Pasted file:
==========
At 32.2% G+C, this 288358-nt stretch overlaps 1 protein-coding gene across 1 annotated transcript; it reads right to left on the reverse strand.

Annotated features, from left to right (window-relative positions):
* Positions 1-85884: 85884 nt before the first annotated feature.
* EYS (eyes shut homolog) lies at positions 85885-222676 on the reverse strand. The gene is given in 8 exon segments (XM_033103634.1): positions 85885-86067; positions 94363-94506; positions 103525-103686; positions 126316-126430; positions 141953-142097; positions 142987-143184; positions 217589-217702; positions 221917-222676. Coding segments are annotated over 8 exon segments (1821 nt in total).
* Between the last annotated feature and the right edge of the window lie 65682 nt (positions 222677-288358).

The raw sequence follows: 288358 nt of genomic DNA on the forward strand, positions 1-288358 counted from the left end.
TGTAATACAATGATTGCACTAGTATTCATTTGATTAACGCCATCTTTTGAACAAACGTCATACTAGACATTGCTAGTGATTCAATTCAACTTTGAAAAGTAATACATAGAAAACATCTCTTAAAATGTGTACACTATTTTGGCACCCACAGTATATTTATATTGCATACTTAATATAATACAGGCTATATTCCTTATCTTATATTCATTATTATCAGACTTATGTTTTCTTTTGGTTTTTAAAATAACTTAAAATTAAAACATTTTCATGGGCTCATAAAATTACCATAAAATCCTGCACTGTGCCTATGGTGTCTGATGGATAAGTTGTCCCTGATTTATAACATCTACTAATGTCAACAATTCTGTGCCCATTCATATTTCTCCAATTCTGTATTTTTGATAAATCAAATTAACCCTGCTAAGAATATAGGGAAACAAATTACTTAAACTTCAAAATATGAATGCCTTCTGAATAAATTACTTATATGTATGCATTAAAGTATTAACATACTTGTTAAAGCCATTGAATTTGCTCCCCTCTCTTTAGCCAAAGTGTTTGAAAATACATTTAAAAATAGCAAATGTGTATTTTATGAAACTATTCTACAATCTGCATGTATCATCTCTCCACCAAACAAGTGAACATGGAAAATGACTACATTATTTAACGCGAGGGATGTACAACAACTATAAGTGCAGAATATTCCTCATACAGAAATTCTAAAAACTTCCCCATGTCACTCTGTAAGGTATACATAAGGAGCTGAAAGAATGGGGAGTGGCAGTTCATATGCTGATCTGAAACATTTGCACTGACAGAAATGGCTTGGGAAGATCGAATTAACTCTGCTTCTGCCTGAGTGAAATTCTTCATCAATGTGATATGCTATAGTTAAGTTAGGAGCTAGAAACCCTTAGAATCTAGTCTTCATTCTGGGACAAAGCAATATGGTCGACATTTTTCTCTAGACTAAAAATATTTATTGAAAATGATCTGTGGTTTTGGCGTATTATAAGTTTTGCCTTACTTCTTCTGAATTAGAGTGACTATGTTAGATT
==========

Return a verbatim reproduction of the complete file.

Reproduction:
At 32.2% G+C, this 288358-nt stretch overlaps 1 protein-coding gene across 1 annotated transcript; it reads right to left on the reverse strand.

Annotated features, from left to right (window-relative positions):
* Positions 1-85884: 85884 nt before the first annotated feature.
* EYS (eyes shut homolog) lies at positions 85885-222676 on the reverse strand. The gene is given in 8 exon segments (XM_033103634.1): positions 85885-86067; positions 94363-94506; positions 103525-103686; positions 126316-126430; positions 141953-142097; positions 142987-143184; positions 217589-217702; positions 221917-222676. Coding segments are annotated over 8 exon segments (1821 nt in total).
* Between the last annotated feature and the right edge of the window lie 65682 nt (positions 222677-288358).

The raw sequence follows: 288358 nt of genomic DNA on the forward strand, positions 1-288358 counted from the left end.
TGTAATACAATGATTGCACTAGTATTCATTTGATTAACGCCATCTTTTGAACAAACGTCATACTAGACATTGCTAGTGATTCAATTCAACTTTGAAAAGTAATACATAGAAAACATCTCTTAAAATGTGTACACTATTTTGGCACCCACAGTATATTTATATTGCATACTTAATATAATACAGGCTATATTCCTTATCTTATATTCATTATTATCAGACTTATGTTTTCTTTTGGTTTTTAAAATAACTTAAAATTAAAACATTTTCATGGGCTCATAAAATTACCATAAAATCCTGCACTGTGCCTATGGTGTCTGATGGATAAGTTGTCCCTGATTTATAACATCTACTAATGTCAACAATTCTGTGCCCATTCATATTTCTCCAATTCTGTATTTTTGATAAATCAAATTAACCCTGCTAAGAATATAGGGAAACAAATTACTTAAACTTCAAAATATGAATGCCTTCTGAATAAATTACTTATATGTATGCATTAAAGTATTAACATACTTGTTAAAGCCATTGAATTTGCTCCCCTCTCTTTAGCCAAAGTGTTTGAAAATACATTTAAAAATAGCAAATGTGTATTTTATGAAACTATTCTACAATCTGCATGTATCATCTCTCCACCAAACAAGTGAACATGGAAAATGACTACATTATTTAACGCGAGGGATGTACAACAACTATAAGTGCAGAATATTCCTCATACAGAAATTCTAAAAACTTCCCCATGTCACTCTGTAAGGTATACATAAGGAGCTGAAAGAATGGGGAGTGGCAGTTCATATGCTGATCTGAAACATTTGCACTGACAGAAATGGCTTGGGAAGATCGAATTAACTCTGCTTCTGCCTGAGTGAAATTCTTCATCAATGTGATATGCTATAGTTAAGTTAGGAGCTAGAAACCCTTAGAATCTAGTCTTCATTCTGGGACAAAGCAATATGGTCGACATTTTTCTCTAGACTAAAAATATTTATTGAAAATGATCTGTGGTTTTGGCGTATTATAAGTTTTGCCTTACTTCTTCTGAATTAGAGTGACTATGTTAGATT